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    ABSTRACT: Characterization of the default mode network (DMN) as a complex network of functionally interacting dynamic systems has received great interest for the study of DMN neural mechanisms. In particular, understanding the relationship of intrinsic resting-state DMN brain network with cognitive behaviors is an important issue in healthy cognition and mental disorders. However, it is still unclear how DMN functional connectivity links to cognitive behaviors during resting-state. In this study, we hypothesize that static and dynamic DMN nodal topology is associated with upcoming cognitive task performance. We used graph theory analysis in order to understand better the relationship between the DMN functional connectivity and cognitive behavior during resting-state and task performance. Nodal degree of the DMN was calculated as a metric of network topology. We found that the static and dynamic posterior cingulate cortex (PCC) nodal degree within the DMN was associated with task performance (Reaction Time). Our results show that the core node PCC nodal degree within the DMN was significantly correlated with reaction time, which suggests that the PCC plays a key role in supporting cognitive function.
    Full-text · Article · Apr 2015 · Brain Imaging and Behavior
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    • "Imaging data from the current investigation utilized an atomically based seed region approach to the analysis of OFC connectivity in veterans with TBI. Recent studies applying resting state functional connectivity in individuals with TBI have found decreased functional connectivity in the default mode network (DMN) (Arenivas et al. 2014; Mayer et al. 2011). Some studies have identified an increase in functional connectivity in frontal portions of the DMN (Palacios et al. 2013) and reductions in functional connectivity in posterior portions of the DMN (Johnson et al. 2012; Zhou et al. 2012). "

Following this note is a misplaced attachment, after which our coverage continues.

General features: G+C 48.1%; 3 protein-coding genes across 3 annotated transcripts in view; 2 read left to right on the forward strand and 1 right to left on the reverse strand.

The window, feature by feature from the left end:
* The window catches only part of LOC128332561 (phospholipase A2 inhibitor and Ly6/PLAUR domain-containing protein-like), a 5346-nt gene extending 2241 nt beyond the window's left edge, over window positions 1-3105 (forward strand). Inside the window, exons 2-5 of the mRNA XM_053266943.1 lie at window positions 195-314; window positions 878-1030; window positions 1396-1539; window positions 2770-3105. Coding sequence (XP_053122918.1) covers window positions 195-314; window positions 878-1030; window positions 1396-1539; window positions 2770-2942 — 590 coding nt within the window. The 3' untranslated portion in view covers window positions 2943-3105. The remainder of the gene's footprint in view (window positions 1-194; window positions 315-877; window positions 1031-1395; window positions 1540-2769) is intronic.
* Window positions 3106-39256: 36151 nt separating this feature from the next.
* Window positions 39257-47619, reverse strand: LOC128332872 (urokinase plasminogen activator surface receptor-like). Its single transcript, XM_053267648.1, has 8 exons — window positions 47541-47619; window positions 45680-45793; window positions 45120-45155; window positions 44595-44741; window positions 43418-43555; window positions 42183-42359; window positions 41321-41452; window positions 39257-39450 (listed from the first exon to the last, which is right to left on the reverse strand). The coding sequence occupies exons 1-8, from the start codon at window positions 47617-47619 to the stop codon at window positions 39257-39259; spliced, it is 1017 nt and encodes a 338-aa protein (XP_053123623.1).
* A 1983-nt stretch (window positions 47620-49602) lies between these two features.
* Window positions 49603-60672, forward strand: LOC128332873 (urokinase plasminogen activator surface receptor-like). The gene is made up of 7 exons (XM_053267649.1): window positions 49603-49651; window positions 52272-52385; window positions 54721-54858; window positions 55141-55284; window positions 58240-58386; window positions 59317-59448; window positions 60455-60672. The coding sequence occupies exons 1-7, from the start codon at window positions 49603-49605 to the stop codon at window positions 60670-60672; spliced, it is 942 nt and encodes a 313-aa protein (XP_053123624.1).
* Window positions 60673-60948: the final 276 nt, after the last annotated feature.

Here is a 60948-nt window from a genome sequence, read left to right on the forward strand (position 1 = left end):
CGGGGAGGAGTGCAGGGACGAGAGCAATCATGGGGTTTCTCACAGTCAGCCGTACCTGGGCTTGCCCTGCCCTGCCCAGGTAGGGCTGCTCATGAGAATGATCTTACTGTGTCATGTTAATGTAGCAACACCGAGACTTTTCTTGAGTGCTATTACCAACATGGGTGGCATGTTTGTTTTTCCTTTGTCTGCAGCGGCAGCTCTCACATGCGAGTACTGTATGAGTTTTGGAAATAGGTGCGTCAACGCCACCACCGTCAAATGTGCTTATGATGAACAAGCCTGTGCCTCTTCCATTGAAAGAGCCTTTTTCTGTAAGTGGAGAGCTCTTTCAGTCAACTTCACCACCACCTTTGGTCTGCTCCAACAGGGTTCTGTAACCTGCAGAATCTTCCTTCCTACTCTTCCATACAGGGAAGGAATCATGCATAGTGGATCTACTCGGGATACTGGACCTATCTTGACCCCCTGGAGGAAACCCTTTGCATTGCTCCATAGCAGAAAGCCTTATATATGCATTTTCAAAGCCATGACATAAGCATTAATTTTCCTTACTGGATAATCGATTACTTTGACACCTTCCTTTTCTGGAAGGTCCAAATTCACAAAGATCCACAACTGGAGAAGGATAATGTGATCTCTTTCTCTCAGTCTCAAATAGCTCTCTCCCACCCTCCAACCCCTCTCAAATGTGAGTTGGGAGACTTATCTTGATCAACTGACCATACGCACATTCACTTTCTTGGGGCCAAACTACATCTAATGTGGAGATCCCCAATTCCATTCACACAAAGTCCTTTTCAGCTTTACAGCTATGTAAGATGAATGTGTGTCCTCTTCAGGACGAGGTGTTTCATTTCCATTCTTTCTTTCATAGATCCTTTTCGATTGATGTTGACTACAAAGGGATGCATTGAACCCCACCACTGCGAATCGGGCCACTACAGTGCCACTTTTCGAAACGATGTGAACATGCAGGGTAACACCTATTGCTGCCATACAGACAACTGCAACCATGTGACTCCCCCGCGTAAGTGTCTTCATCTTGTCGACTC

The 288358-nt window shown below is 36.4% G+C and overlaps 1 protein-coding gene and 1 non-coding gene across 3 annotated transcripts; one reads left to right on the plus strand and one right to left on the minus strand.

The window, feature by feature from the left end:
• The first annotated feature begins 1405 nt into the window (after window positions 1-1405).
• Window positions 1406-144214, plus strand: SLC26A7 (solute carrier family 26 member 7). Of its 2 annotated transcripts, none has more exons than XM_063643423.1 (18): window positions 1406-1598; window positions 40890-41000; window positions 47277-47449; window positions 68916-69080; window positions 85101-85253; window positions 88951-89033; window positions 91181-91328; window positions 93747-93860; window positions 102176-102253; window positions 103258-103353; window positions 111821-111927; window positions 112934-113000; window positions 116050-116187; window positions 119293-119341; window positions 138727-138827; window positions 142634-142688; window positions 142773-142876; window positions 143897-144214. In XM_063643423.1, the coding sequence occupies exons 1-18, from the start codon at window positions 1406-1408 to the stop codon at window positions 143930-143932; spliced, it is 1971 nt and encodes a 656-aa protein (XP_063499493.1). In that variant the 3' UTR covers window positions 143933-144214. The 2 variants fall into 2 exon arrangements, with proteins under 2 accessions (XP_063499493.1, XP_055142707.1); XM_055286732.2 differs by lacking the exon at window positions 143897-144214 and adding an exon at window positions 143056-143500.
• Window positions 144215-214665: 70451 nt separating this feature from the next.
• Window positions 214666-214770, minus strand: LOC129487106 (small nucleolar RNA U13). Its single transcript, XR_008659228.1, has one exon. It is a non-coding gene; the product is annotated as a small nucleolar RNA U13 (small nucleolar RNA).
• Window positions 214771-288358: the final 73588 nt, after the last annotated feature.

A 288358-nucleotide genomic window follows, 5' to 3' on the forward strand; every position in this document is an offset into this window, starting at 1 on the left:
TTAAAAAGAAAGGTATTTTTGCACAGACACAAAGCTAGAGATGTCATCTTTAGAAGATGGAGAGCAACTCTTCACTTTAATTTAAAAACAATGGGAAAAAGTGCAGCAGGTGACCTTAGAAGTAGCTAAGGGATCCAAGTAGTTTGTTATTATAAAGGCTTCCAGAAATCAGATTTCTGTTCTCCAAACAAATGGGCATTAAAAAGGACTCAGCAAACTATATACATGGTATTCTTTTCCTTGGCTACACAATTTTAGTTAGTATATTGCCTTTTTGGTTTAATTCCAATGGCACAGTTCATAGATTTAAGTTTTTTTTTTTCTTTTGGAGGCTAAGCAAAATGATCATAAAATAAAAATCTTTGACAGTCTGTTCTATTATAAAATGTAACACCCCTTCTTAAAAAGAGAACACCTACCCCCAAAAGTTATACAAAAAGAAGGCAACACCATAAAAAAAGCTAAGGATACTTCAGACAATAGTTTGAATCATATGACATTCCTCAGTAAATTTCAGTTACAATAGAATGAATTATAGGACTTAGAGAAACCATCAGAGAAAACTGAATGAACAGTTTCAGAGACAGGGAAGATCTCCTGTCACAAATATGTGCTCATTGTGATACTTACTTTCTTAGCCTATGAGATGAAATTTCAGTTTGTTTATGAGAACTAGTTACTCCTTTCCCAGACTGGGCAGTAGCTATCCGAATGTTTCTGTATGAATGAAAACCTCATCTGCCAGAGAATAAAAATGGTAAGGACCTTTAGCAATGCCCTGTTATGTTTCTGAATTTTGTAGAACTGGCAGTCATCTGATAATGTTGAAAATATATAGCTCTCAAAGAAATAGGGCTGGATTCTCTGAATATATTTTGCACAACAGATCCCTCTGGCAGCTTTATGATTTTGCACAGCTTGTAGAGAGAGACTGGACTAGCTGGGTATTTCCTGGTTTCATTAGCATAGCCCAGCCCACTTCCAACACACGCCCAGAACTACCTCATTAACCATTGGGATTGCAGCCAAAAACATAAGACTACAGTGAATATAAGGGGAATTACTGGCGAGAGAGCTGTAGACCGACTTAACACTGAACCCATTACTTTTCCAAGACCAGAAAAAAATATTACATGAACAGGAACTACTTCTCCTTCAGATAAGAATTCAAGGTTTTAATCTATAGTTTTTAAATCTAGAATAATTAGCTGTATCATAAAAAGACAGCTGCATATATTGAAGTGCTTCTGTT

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    ABSTRACT: More female soldiers are now serving in combat theaters than at any other time. However, little is known about possible sex differences underlying the neuropathology and manifestation of one of modern war's signature injuries, traumatic brain injury (TBI). The paucity of information regarding sex differences in TBI is particularly evident when examining changes in executive function and emotion regulation associated with post concussive events. The current study objective was to observe whether patterns of orbitofrontal (OFC) functional connectivity would differ between female veterans with TBI and their male counterparts. The study further sought to determine whether OFC connectivity might be differentially associated with clinical measures of aggression and hostility. Seventeen female veterans and 24 male veterans, age 18 to 25, who met criteria for TBI completed resting state magnetic resonance imaging (MRI) and clinical assessment measures. Imaging data were analyzed using left and right seed regions of the OFC, and regression analyses were conducted to observe the relationship between resting state connectivity and self-reported aggression. Females and males in this study differed in OFC connectivity, with females demonstrating greater connectivity between left and right OFC and parietal and occipital regions and males demonstrating greater connectivity between left and right OFC and frontal and temporal regions. Significant associations between resting state connectivity and clinical measures were found only in male veterans. These findings suggest that TBI may interact with sex-specific patterns of brain connectivity in male and female veterans and exert divergent effects on clinical profiles of aggression post-injury.